DownloadOriginal (pdf) 31 kB
ISPRS 1999 Revision of the Mars Control Net and Global Digital Image Mosaic
In the late 1980s, the USGS, Flagstaff, produced the first in what would become a series of very large, global digital image mosaics of solar system bodies. This Mars mosaicked digital image model (MDIM) incorporated roughly 4600 Viking Orbiter images. The global mosaic, at a scale of 1/256 degree or ~231 m/pixel, was widely distributed on 6 CD-ROMs produced in 1991. As the highest resolution global map of Mars, the MDIM is vital for both scientific studies and planning of current and future missions. Unfortunately, it has significant shortcomings, particularly in the accuracy of geodetic control (i.e., the accuracy of feature positions). Geodetic accuracy is a particular concern for mission planning, which involves targeting of observations and navigation of landers to specific ground points.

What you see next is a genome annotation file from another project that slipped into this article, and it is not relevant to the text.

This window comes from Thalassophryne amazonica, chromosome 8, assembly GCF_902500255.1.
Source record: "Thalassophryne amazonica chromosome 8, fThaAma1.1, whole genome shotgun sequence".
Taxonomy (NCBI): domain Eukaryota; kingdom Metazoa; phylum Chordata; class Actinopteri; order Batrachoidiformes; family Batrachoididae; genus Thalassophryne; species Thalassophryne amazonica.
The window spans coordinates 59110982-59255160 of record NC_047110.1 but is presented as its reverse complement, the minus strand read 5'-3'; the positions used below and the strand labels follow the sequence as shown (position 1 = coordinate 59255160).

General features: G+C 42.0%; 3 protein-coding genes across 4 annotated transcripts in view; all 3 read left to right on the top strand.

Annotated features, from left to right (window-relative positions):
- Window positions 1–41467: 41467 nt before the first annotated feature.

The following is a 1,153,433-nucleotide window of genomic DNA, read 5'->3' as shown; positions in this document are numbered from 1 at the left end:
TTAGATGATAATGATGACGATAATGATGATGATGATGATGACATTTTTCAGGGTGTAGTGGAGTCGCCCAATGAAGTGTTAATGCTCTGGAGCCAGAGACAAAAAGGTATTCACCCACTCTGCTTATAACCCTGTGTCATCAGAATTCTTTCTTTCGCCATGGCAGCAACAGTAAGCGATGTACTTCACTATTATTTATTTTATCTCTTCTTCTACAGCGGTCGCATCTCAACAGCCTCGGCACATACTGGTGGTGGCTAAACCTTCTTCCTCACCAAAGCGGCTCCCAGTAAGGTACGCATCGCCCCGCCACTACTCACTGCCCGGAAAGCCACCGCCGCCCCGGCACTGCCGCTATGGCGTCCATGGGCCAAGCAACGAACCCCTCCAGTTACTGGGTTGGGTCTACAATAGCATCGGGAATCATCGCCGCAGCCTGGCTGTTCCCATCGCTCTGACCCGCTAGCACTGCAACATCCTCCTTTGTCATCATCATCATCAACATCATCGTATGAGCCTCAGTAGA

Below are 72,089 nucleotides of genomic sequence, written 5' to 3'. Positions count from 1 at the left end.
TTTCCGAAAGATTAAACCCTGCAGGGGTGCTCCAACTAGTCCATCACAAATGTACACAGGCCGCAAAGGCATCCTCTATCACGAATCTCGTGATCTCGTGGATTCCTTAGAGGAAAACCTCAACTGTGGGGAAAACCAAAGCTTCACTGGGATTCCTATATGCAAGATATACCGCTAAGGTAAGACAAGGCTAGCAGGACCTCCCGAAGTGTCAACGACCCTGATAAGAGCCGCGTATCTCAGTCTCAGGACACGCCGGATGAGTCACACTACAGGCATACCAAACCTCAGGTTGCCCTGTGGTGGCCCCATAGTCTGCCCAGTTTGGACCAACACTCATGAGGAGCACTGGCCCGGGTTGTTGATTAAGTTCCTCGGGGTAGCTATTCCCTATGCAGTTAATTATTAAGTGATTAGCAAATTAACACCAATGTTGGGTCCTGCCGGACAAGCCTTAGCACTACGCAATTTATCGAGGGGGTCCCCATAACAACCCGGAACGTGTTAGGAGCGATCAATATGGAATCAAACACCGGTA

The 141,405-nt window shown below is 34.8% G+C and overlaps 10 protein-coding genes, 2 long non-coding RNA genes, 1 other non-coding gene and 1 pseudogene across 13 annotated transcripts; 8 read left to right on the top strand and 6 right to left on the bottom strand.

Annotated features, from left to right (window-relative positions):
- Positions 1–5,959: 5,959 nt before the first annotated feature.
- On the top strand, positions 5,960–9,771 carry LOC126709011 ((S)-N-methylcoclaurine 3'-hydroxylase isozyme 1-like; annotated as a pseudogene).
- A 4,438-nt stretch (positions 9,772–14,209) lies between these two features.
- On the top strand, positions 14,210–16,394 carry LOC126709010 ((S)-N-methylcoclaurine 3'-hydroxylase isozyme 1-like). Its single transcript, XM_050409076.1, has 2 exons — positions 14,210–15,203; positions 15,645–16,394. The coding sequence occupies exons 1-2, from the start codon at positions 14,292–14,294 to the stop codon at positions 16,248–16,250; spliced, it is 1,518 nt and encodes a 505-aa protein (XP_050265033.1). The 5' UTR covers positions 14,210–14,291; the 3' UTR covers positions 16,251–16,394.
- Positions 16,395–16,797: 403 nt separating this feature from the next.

- R. L. Kirk, K. Becker, D. A. Cook, T. M. Hare, E. Howington-Kraus, C. Isbell, E. M. Lee, T. Rosanova, L. A. Soderblom, T. Sucharski, K. Thompson, M. Davies, T. Colvin, T. Parker
- Added to Astropedia
- 16 May 2012
- 9 July 2013
- Geospatial Data Presentation Form